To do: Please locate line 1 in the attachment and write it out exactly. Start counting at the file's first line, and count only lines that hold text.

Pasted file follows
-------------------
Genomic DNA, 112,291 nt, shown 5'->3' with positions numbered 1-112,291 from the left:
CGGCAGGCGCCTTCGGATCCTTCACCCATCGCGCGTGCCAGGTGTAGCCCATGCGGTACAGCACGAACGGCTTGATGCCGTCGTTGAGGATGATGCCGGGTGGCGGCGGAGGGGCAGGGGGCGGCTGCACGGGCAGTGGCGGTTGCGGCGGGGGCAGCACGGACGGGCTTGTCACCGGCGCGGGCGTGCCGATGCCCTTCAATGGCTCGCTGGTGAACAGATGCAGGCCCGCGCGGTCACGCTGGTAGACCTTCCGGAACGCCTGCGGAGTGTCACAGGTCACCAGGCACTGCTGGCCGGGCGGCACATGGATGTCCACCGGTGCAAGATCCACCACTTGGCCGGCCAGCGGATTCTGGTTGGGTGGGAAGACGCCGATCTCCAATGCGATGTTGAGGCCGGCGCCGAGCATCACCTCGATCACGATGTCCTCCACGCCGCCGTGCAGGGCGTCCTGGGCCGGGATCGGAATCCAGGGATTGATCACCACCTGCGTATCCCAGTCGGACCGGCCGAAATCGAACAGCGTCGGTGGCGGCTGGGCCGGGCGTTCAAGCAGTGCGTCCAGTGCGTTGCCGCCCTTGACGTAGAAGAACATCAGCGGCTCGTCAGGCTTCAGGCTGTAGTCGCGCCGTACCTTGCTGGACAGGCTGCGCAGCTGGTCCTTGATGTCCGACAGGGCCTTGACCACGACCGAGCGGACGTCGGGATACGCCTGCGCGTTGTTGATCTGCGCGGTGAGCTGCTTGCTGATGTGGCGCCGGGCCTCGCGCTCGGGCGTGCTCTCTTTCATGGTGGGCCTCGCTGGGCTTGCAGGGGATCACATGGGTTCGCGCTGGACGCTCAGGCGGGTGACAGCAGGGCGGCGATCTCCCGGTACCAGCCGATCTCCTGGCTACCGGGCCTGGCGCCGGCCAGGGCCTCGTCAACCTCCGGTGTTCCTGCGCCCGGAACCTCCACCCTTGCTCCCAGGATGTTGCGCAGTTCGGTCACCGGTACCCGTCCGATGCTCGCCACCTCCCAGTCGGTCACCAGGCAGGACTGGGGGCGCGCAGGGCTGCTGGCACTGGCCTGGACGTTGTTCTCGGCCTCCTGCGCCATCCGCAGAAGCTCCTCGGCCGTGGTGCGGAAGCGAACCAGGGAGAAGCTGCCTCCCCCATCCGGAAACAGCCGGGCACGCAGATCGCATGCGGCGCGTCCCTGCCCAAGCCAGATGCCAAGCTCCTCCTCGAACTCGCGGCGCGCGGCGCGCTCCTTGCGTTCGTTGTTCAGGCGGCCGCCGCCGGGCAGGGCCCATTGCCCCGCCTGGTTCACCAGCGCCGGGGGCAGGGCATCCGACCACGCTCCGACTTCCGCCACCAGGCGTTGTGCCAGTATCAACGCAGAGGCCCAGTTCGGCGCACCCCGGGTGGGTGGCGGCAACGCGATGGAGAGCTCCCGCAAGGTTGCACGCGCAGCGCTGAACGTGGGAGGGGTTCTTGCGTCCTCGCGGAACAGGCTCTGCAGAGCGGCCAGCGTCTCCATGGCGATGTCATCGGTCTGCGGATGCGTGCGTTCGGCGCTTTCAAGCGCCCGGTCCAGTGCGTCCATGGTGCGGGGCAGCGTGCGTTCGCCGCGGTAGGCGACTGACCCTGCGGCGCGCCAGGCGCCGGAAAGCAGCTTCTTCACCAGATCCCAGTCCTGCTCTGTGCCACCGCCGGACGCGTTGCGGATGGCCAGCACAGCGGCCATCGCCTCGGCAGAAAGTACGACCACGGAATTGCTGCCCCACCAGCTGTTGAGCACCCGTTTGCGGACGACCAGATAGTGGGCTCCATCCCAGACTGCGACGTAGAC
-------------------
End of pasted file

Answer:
Genomic DNA, 112,291 nt, shown 5'->3' with positions numbered 1-112,291 from the left: